09. September 2011
Phyllis Rodriguez and SAVE Sisters at the first global SAVE conference
Esther Ibanga and Khadija Hawaja, Nigeria
Lily Zakiyah Munir, SAVE Indonesia
Around the world, we all recognize just how much 9/11 has changed our lives. This recognition is not merely intellectual; it is an emotional reaction to increased security measures when traveling, the constant refrain in the evening news, and a growing suspicion of ‘the other.’
9/11 impacted the family members of the victims most immediately, but also had far-reaching consequences for the global community. Two wars, thousands of deaths, and a divided world have resulted from those terrorist attacks. All of us—not only the West, but also the Muslim world—were shocked to the core. The attacks fundamentally rocked our views, just as the clash of cultures also led to a far-reaching clash of emotions. Belief in military solutions has since dissipated, and SAVE exists to fill this void.
SAVE sensitizes women to their as-yet untapped potential to combat violent extremism. Women witness what is happening in their families and communities every day, and the vast majority want to prevent their children from being drawn into extremist activities. First, however, they need to learn to how to read the warning signals. SAVE’s core belief is once women recognize their role in combating violent extremism, they will serve as the foundation for a valuable new security platform.
SAVE supports the commitment of women to embrace the power of soft power. And women are experts in soft power skills: listening, persistent negotiation, and dialogue. Long-term education programs and alternative security networks are the building blocks of a peaceful future, and the inclusion and promotion of women are integral components of such programs and networks.
SAVE is committed to finding innovative, action-oriented, and purposeful forms of dialogue, which are based on the new world (dis)order. Such dialogue must include civil society in its entirety.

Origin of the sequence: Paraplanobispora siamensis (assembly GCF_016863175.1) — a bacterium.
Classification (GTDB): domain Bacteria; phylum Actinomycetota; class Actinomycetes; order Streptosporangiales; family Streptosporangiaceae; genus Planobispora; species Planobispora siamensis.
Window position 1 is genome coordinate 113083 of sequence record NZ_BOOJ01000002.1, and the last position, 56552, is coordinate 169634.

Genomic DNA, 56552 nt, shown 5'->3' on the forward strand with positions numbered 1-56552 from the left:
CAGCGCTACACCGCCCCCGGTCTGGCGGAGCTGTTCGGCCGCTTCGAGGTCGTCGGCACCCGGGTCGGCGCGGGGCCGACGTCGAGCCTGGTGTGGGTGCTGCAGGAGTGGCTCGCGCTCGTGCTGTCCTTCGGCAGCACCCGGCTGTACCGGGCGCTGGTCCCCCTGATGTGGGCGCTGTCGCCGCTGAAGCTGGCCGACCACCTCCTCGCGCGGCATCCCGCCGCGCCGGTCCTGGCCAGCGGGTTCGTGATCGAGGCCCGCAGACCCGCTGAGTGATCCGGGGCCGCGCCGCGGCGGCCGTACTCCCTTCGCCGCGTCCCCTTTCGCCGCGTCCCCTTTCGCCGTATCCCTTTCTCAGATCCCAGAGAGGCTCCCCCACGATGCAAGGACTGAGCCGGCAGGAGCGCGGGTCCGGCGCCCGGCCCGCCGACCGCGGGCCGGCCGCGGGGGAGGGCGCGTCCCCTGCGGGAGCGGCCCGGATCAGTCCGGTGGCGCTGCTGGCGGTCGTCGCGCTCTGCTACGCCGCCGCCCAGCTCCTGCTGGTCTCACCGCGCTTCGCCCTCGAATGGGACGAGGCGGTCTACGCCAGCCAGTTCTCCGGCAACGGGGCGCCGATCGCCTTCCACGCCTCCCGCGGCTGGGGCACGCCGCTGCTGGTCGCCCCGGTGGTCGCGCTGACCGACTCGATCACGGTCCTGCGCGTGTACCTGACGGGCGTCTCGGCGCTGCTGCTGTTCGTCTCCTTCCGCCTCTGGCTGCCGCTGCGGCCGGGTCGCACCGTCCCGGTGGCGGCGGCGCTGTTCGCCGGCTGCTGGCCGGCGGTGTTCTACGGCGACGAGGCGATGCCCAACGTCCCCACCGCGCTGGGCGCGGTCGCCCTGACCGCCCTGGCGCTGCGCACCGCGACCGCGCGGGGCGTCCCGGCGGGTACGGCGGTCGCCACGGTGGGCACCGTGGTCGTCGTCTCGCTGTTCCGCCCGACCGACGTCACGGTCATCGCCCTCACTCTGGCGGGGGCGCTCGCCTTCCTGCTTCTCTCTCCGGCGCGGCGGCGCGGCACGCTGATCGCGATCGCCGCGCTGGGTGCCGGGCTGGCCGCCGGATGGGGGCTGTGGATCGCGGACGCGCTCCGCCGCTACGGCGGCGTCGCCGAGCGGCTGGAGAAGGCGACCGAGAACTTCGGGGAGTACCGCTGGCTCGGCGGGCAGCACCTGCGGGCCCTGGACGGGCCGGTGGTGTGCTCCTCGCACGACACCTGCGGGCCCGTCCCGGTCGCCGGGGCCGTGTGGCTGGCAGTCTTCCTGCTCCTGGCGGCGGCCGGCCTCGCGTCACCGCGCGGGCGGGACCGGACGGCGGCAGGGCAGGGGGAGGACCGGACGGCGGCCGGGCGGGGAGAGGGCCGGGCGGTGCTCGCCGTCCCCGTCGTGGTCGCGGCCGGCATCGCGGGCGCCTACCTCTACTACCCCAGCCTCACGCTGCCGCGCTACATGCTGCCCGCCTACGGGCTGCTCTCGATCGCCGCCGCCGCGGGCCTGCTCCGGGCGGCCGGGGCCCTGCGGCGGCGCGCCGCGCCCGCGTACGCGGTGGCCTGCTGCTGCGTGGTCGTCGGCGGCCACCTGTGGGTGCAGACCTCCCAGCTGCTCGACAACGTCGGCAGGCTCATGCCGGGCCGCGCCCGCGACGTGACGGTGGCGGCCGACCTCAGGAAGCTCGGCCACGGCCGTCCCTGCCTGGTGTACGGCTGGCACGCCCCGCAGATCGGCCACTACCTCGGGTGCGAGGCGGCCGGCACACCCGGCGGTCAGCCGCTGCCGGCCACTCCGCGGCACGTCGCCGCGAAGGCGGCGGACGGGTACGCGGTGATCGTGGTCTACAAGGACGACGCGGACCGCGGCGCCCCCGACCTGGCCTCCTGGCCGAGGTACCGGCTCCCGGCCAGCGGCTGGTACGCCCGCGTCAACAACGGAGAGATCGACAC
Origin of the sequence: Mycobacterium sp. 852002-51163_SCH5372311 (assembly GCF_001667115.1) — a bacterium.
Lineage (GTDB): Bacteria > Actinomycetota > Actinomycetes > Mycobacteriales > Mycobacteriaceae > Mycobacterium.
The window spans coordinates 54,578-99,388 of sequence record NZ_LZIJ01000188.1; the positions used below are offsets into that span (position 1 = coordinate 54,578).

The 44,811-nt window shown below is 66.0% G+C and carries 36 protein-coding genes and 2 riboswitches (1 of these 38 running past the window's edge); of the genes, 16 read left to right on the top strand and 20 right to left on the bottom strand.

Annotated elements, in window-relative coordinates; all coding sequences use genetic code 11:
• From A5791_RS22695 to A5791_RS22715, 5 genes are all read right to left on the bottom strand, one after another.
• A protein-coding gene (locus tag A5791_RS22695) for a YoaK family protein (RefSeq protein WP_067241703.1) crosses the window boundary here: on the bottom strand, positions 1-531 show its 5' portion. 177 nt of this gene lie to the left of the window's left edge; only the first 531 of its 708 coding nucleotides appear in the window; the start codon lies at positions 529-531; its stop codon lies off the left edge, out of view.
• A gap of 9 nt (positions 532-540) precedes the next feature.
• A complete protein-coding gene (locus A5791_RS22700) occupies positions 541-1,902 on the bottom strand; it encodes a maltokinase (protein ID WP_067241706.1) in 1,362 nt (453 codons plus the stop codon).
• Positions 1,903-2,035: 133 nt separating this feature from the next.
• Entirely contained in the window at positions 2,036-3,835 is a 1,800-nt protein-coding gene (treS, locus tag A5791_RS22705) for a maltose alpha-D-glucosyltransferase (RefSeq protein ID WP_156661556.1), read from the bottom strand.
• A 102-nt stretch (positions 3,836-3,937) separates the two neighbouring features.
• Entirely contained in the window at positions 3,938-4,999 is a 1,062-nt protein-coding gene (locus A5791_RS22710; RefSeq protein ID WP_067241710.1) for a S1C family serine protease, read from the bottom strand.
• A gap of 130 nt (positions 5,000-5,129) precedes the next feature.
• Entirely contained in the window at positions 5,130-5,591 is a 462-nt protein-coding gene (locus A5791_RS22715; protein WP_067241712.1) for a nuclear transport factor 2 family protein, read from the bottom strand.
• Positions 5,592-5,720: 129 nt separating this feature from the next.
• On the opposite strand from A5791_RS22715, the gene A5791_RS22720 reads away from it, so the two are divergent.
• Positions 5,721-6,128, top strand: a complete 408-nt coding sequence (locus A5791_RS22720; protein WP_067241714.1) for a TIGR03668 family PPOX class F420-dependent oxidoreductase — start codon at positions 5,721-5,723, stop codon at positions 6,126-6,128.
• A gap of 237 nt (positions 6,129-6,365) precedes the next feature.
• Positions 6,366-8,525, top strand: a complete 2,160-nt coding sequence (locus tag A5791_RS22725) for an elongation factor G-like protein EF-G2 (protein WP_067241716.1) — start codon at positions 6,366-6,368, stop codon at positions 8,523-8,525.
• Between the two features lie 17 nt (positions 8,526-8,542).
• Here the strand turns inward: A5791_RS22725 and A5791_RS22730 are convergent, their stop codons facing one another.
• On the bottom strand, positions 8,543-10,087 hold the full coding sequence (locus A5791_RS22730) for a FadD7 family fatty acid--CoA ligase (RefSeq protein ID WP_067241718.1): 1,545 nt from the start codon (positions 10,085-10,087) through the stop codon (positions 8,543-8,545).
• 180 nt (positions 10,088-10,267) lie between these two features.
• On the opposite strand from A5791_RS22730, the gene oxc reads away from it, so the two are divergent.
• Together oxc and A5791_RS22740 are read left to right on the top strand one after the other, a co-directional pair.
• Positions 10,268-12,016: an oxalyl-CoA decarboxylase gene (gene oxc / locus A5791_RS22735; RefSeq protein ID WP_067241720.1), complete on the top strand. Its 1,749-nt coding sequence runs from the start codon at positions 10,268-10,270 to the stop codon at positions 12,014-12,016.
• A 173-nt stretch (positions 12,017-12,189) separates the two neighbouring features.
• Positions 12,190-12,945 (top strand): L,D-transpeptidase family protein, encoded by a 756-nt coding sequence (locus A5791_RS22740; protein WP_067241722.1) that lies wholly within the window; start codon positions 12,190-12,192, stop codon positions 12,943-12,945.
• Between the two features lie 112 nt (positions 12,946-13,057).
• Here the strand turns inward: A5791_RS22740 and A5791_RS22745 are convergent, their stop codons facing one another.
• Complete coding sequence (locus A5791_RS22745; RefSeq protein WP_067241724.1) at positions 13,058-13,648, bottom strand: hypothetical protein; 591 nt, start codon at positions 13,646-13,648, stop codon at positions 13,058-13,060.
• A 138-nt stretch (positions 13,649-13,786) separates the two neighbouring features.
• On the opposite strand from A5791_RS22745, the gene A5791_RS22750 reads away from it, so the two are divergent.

The SAVE Sisterhood is growing. We have had the privilege of hearing first-hand the experiences of Phyllis Rodriguez, who lost her son on 9/11. Phyllis has reaffirmed our belief that you have to “talk to the enemy.” There are mothers on the ‘other side’ as well, and we need to learn from each other to strengthen our bonds. By including such women, we can create a new solid security block.
Take, for example, Esther Ibanga and Khadijah Hawajah. Esther and Khadijah live in Jos, Nigeria, a state racked by ethnic tensions that have resulted in the bloody murder of hundreds on both sides of this ethno-religious divide. Esther, the senior pastor of Jos Christian Missions, and Khadijah, Chairperson of the Plateau State Muslim Women Peace Forum, have only recently begun to question prevalent stereotypes by reaching out, first to each other, then to the other community at large, to build a tangible and emotional bridge between women on both sides who are committed to ending the atrocities. After receiving encouragement from SAVE, Esther went against her community’s wishes to initiate a dialogue with Khadijah, with whom she now travels internationally to underscore the deep commonalities, rather than the entrenched divides, between their societies and customs.
In Indonesia, Lily Munir has implemented groundbreaking youth campaigns to empower students to challenge latent radical ideologies in their school and community settings. Girls especially have been given the opportunity to explore how extremist currents are affecting their daily lives during weekend-long workshops, and to develop innovative, creative, and student-driven campaigns to create a more stable and communal future for themselves. The Indonesian student network has expanded organically through alumni and class meetings to include hundreds of young future leaders committed to a world without violent extremism.
The tenth anniversary of the 9/11 attacks drives home once again the urgent necessity of finding new approaches to combating violent extremism. Terrorist acts take place with appalling frequency, and a new, female-led civil society movement to counter radical ideologies and to provide alternatives for a stable and secure future will be the way forward.
It is a privilege to work with these dedicated women who are transforming their losses into a commitment to build a safer future for all of us. Over the past ten years, I have learned so much from them, and from all the women who courageously stand up against violent extremism.
I have learned that we are all truly Women without Borders, and that we will change the world.
Join SAVE: Together we will stand up against violent extremism the world over.